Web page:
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Raccoontroducing//Interview: Regenerates

Posted on the 08 November 2013 by The Raccoon @TheRaccoonUK

Regenerates are an up and coming hip-hop group from Mobile, Alabama. Their sound combines elements of a variety of genres, whilst maintaining a core sound that is at once memorable and unique. We caught up with Brady from the group to talk about self-recording, the best albums of the year and what’s next for the three-piece.

Hey Brady, please introduce yourself.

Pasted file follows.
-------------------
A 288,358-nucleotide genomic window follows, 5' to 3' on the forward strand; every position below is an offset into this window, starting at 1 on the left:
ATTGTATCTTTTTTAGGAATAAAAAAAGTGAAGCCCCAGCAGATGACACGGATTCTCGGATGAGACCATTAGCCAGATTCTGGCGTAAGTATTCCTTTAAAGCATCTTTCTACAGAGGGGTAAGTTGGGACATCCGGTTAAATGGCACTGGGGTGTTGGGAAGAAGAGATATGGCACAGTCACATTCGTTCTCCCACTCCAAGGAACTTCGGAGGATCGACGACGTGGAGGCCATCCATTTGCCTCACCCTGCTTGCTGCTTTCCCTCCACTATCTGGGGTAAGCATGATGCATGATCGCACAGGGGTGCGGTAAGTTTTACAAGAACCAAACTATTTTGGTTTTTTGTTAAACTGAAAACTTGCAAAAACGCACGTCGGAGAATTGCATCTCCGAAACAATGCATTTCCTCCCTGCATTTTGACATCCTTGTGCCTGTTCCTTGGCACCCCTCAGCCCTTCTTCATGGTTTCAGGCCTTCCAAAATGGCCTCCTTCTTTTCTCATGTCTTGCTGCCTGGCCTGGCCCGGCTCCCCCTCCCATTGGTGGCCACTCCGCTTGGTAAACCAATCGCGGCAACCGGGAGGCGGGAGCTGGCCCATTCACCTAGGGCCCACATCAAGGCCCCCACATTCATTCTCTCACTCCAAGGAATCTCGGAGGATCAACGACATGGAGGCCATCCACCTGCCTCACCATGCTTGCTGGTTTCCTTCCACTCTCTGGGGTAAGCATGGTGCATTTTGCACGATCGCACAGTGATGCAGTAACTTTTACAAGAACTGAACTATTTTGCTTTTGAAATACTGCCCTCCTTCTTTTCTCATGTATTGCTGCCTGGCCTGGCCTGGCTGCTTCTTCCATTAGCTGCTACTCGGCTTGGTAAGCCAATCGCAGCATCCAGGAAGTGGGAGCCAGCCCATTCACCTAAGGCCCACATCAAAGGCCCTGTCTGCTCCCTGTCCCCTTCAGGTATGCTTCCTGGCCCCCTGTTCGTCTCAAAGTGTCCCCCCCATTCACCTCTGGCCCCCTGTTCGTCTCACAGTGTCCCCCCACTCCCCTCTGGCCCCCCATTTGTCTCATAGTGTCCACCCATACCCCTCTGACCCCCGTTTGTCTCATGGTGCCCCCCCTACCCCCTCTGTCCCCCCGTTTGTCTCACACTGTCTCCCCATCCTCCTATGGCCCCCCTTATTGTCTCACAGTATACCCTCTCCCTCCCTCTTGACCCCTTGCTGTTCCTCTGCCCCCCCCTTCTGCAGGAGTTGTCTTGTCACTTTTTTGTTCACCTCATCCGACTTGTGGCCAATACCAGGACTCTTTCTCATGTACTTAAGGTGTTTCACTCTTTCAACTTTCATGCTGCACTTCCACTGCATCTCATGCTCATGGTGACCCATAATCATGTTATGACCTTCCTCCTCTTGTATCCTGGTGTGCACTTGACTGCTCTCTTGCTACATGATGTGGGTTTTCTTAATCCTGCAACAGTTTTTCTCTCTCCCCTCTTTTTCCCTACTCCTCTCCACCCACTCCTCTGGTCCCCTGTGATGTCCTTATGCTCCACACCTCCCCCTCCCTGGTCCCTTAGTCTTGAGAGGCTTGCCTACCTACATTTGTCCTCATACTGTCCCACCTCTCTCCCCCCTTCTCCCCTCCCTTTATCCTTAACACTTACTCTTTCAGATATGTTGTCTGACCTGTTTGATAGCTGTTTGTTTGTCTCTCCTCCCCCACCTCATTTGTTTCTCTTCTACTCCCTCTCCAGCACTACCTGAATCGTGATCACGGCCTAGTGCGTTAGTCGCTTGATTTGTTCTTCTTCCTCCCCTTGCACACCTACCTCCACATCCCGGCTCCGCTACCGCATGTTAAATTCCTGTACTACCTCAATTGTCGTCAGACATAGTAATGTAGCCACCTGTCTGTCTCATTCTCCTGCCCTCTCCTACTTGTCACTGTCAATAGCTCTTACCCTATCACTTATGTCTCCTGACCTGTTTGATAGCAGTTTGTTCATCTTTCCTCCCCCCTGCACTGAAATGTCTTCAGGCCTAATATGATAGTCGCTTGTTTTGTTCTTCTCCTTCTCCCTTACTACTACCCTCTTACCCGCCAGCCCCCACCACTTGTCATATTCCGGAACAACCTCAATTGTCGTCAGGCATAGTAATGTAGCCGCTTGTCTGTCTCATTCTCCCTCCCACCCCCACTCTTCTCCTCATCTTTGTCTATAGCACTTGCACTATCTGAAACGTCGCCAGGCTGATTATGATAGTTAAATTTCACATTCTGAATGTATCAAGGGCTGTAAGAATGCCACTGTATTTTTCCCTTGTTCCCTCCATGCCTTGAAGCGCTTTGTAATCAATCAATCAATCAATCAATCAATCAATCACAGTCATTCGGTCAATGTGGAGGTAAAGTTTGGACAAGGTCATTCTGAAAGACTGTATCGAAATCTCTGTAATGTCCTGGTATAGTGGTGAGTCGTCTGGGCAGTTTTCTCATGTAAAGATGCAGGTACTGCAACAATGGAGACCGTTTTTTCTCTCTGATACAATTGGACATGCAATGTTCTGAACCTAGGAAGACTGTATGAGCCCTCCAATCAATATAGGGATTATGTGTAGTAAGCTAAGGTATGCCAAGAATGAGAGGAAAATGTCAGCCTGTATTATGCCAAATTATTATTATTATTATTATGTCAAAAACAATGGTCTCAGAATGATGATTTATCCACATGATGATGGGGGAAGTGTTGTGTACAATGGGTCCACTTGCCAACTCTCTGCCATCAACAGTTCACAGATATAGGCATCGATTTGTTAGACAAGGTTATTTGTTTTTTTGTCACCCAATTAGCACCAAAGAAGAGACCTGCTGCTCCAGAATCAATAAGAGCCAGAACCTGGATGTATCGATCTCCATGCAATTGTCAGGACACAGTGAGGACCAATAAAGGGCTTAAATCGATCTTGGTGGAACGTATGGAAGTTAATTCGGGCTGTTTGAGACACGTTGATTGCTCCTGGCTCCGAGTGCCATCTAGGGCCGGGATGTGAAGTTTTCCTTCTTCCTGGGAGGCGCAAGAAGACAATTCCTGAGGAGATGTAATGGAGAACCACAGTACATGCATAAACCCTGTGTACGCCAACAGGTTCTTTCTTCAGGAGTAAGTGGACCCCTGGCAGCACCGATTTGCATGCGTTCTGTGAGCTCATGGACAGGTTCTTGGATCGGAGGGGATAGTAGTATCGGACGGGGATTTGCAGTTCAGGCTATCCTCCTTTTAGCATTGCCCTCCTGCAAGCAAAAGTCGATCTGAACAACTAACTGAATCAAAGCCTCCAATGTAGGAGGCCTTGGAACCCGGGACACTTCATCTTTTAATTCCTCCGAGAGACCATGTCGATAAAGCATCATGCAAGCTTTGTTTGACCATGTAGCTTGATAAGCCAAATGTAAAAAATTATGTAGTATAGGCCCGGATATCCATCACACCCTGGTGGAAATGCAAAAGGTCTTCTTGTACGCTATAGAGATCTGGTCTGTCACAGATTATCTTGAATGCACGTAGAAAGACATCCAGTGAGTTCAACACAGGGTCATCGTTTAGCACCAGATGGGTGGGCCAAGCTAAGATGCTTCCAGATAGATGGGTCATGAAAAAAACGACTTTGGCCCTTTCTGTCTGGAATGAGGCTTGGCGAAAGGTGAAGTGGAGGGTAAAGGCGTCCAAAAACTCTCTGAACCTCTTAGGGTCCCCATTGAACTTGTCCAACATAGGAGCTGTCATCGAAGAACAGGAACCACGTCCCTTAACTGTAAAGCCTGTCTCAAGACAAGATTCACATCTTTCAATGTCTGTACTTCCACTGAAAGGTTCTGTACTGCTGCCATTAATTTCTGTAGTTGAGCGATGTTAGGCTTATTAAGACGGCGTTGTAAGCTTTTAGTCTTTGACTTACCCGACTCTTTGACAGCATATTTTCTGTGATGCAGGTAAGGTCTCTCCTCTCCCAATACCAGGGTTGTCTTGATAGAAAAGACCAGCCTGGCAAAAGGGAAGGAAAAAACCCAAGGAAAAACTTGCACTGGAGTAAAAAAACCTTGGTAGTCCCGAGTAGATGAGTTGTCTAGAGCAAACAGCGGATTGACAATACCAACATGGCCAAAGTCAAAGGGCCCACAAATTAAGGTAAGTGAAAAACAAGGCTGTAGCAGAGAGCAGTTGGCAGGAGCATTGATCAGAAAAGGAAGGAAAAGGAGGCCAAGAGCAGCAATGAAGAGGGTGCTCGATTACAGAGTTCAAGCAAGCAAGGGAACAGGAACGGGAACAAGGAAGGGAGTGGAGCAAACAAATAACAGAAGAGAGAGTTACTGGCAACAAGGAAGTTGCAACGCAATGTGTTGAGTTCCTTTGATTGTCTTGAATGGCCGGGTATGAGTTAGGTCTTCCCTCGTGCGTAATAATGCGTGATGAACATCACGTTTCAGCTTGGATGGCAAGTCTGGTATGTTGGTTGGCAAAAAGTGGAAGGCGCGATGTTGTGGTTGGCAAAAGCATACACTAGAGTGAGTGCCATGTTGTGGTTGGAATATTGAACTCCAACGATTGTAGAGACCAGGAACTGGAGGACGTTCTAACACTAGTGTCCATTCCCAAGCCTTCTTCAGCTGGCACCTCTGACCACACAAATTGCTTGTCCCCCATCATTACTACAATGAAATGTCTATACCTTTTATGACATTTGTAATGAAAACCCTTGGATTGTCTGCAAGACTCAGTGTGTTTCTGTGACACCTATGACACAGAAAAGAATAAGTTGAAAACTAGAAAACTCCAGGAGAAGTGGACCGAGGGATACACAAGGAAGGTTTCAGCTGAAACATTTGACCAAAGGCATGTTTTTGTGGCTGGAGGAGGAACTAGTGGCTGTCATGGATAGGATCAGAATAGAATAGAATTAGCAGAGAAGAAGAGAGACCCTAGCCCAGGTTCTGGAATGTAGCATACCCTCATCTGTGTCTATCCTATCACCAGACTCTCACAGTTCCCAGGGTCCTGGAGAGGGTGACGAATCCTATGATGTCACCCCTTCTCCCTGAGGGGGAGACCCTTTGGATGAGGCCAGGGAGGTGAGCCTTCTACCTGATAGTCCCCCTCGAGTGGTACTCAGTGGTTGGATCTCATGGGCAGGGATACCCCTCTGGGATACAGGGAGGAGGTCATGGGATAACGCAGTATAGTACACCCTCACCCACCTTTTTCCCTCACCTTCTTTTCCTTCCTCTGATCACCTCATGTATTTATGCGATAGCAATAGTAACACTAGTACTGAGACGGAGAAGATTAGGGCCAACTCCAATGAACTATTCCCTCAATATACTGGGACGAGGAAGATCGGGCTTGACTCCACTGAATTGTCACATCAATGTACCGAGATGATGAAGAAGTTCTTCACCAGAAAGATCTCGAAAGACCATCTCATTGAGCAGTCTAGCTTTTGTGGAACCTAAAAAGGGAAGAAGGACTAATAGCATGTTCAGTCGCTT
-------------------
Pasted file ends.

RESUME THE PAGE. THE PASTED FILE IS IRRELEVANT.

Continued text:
Hi! I’m Brady. I am the producer/instrumentalist for Regenerates, as well as a vocalist.How would you describe your local music scene? Do you feel you fit in or stand out amongst your peers?Honestly, our music scene is not exactly thriving. There aren’t many opportunities to actually be listened to, you know? You’re mostly background music to someone’s night. I don’t know that we really fit in here at all. I feel like we don’t really mix with the “real hip-hop” artists. Not many guys who make beats solely on an MPC like to see some nerdy white kid using a MIDI controller and playing the guitar. To them, that’s not “real.” At the same time though, we are also not really going to fit on the bill with any other local groups. We’re still too “hip-hop” for most of the bigger show opportunities. All in all, we’ve had only a handful of shows that really defined our career locally, so to speak. I’m definitely grateful for the opportunities we have been given, though.Your latest album, Bad Dreams, is available on a pay what you want basis. What made you decide to take this approach to releasing?I think it’s always made us cringe a little to ask people for their money when we’re not a highly sought-after product, and that’s not what it’s about. We put the album up on iTunes just to give more people the option to hear it, not because we want money. We’re really just trying to get better at what we do and build our fan-base.